On this front, I am of the more pessimistic opinion that new software releases that have not been tested by a relatively large user base are always bound to have problems. I think that Nokia did the right thing with historical Maemo releases by releasing "experimental" devices for tech-inclined people to beta-test the product with, as the way the ARM ecosystem works sadly prevents companies from releasing beta-quality software without associated hardware for "pure" testing purpose.

"More seriously, I think that many people around here feel sympathetic towards the old Nokia because, as is apparent in the article, it was one of the few remaining tech companies with engineers in power. Though it is also made obvious here that this approach has its problems, especially in large companies, there is something saddening about the way executives don't understand what their employees are doing these days, and can only think in terms of paying the bills and selling to the largest number. That may be a safer way to keep a company afloat and profitable, but it is alienating for workers and surely does not help innovation."

http://kyon.pl/img/21355,smbc-comics.com,.html ;)

And you know as well as me that like all good humour, this is based on exaggeration. The idea that we need people specialized in selling products is maybe one or two centuries old, and we managed to build perfectly usable products before that. People who did not take the time to care about their users just failed once, and did it right the second time.

Conversely, the modern approach of going for the option that pleases the largest amount of users at the lowest cost has many well-documented problems, including a tendency to build products that all look alike, are not designed to last, are made in a harmful atmosphere where workers have to do more in less time so as to stay "competitive"... It becomes less about building the most awesome stuff, and more about how bad products and work condition can get before people stop buying into them.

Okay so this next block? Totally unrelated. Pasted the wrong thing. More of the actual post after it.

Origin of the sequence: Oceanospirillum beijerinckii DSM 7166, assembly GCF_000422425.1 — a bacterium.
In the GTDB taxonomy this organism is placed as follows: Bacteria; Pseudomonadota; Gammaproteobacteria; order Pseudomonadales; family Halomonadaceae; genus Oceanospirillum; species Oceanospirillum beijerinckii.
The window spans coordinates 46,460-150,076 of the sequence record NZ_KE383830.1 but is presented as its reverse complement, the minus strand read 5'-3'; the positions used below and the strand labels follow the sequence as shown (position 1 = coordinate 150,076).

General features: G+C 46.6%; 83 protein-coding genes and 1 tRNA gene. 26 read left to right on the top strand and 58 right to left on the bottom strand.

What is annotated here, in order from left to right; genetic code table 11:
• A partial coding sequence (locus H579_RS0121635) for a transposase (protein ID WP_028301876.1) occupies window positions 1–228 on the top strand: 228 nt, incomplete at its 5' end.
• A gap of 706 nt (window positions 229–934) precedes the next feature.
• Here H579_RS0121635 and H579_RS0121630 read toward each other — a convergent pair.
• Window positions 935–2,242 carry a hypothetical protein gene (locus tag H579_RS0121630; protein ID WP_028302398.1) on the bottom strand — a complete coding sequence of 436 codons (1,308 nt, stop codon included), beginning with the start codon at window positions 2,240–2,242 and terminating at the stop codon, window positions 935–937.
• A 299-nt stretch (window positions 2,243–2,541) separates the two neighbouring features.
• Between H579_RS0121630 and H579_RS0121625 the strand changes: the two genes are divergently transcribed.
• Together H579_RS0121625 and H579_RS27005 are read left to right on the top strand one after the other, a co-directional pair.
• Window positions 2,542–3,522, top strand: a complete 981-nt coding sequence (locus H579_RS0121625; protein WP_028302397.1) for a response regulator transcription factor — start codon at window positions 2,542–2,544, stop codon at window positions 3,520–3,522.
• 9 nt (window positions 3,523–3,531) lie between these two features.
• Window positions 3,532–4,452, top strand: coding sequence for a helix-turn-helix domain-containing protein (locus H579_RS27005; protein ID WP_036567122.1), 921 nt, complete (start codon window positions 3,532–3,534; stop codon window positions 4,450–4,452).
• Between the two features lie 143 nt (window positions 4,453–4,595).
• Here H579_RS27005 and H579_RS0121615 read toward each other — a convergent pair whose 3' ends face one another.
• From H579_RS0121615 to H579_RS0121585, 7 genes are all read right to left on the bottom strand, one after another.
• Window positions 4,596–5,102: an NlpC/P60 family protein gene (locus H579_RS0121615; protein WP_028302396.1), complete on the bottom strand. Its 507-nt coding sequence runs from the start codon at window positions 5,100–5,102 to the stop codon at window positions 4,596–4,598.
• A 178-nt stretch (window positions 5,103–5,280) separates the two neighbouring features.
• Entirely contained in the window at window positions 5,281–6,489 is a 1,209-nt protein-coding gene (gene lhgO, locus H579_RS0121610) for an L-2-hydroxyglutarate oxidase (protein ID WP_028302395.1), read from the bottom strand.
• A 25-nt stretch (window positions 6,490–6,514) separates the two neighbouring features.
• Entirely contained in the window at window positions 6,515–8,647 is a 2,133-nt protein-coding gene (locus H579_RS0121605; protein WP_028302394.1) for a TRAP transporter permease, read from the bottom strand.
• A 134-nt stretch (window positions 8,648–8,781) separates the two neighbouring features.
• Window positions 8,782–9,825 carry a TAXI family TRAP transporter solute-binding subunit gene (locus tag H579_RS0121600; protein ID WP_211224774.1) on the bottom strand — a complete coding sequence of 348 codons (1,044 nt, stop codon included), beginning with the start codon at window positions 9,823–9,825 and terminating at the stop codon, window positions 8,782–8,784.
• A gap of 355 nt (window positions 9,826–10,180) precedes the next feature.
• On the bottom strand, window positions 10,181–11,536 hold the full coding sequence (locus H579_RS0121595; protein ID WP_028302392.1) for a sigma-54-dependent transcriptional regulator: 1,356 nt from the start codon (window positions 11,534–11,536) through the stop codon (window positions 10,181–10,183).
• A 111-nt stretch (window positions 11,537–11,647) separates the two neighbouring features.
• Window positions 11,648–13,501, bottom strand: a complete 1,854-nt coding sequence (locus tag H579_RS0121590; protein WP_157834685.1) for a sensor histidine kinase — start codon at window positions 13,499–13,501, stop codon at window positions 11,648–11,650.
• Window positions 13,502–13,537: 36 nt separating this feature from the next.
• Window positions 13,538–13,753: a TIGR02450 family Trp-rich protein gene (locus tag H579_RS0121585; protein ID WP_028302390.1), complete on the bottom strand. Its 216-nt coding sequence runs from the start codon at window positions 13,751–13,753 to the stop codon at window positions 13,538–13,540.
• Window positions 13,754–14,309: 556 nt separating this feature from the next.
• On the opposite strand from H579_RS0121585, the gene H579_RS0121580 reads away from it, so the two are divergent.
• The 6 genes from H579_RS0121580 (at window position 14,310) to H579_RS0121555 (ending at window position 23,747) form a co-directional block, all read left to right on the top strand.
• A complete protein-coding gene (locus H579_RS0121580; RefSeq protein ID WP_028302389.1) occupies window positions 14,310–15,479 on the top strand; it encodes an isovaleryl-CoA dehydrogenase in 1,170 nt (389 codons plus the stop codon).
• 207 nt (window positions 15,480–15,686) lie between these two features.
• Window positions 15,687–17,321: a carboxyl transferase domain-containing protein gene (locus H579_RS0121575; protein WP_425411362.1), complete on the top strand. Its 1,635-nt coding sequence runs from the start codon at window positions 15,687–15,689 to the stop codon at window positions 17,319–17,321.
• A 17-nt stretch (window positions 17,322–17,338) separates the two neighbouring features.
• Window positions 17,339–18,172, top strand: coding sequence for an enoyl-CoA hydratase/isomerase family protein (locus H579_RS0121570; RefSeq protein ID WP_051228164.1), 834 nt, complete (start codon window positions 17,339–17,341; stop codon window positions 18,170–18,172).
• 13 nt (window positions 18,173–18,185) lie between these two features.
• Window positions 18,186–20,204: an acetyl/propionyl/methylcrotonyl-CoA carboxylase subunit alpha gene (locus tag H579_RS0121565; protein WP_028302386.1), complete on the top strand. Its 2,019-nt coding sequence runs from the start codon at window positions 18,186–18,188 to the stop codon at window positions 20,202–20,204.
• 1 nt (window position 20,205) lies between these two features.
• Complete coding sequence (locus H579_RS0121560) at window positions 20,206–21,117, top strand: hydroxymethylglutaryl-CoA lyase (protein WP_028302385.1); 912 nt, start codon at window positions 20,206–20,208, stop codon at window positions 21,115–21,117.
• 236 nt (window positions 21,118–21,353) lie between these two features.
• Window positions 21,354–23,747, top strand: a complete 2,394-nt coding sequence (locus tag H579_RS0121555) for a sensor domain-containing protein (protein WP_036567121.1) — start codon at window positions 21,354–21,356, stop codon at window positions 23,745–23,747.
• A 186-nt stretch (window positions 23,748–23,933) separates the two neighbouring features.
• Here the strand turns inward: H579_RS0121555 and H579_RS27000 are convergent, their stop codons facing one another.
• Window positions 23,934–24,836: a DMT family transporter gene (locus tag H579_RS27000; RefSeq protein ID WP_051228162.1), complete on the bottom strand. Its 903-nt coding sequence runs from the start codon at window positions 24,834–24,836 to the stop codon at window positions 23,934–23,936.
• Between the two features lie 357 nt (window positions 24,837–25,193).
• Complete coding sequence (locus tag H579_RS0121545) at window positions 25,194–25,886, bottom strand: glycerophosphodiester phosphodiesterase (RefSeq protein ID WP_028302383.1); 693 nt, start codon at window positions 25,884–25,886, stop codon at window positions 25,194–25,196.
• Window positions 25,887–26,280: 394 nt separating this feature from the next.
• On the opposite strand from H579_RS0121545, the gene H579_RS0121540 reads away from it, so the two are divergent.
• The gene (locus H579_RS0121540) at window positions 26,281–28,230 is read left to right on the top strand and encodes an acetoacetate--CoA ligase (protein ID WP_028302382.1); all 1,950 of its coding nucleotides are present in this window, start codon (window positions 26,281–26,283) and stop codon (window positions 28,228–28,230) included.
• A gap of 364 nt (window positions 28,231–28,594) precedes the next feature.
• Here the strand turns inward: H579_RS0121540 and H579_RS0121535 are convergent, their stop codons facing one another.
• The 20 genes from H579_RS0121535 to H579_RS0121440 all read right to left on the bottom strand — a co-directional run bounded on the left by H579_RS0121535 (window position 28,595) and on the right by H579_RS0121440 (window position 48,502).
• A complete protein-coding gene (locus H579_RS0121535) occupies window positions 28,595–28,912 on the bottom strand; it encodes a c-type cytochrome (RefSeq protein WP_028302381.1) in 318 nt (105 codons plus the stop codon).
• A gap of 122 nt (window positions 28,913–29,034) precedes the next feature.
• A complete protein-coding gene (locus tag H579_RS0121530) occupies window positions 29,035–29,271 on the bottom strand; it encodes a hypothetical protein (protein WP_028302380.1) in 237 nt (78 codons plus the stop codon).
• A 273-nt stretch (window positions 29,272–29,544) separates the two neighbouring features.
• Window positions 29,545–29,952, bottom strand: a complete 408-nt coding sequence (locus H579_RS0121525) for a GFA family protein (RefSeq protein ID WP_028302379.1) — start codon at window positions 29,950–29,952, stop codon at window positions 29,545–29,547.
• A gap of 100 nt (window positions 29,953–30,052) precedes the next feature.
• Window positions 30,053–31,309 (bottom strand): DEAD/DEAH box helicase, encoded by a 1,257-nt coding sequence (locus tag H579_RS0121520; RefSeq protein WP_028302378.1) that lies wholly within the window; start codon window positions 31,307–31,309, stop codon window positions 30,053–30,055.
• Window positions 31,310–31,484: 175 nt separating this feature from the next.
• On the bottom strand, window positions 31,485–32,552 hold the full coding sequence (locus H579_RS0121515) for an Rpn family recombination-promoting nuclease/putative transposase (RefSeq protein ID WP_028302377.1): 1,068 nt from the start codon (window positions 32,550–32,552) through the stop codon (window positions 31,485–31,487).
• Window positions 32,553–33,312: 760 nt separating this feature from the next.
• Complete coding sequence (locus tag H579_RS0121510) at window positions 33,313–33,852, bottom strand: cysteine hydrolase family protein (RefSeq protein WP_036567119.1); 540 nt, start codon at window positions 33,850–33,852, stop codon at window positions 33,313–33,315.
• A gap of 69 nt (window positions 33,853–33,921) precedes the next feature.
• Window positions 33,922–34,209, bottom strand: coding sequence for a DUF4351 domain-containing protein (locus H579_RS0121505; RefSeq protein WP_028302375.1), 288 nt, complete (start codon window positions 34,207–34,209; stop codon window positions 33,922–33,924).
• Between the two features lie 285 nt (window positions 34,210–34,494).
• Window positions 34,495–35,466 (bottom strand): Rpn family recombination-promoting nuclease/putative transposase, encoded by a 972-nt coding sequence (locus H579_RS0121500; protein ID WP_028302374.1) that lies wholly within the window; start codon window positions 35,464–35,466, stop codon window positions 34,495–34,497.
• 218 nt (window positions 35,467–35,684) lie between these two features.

Surely a sufficiently large amount of people will get fed up with this race to the bottom at some point, the question is when and what will happen next. Will we just go from an extreme to another and claim that everything was better in the past, or will we try to combine the advantages of the old and new approaches to company organization, such as by letting people freely move back and forth between administrative and technical positions as they feel like doing something new, with formations in the middle so that they always know what they are doing *and* what others are doing ?

And many (often the same?) people can't seem to accept how the present situation of Nokia didn't come from, say, the saboteur Canadian - but is the result of wide-scale company dynamics present & quite visible for around half a decade, by now.

BTW, I'd say that not safely keeping a company afloat and profitable alienates workers much more, and really surely doesn't help innovation

That is a given, but any interesting activity involves some level of risk that has to be acknowledged. If we are not ready to take it, or if the environment we work in is not flexible enough to let us do so, then undesirable side-effects like stagnation, quality regression, and Patriot Acts are bound to appear...

Reply Parent Score: 1

RE[4]: Remember...
by henderson101 on Mon 15th Oct 2012 10:28 in reply to "RE[3]: Remember..."
henderson101 Member since:
2006-05-30

What I'm impressed with is that Nokia managed to save the original project, while Apple failed so badly at it that they have to completely start from a new base, wasting most of the original effort, as too many software companies do.


How many versions of Symbian are there? Why does a version exist with touch? Why did Nokia screw up Maemo so badly in the process, changing the API and ABI with every new release and why was the development environment tied to LINUX and fairly non trivial to install up till Diablo? Why did Nokia lie about moving from GTK+ to Qt? I mean, really out and out lie? We were told "no, we will still support GTK+, you're efforts are not pointless", then it was dropped as the tool-kit. The fact that the N9 exists at all is a testament to the fact that someone paired down the specs for once and tried to make a product without the entire LINUX kitchen sink included out of the box.

Apple may well have squandered a large amount of cash and lost face on Copland, but dropping both Classic and Copland actually worked out for the best in the log run. More luck than judgement, but OSX is not bad.

Reply Parent Score: 2

RE[4]: Remember...
by jared_wilkes on Mon 15th Oct 2012 16:39 in reply to "RE[3]: Remember..."
jared_wilkes Member since:
2011-04-25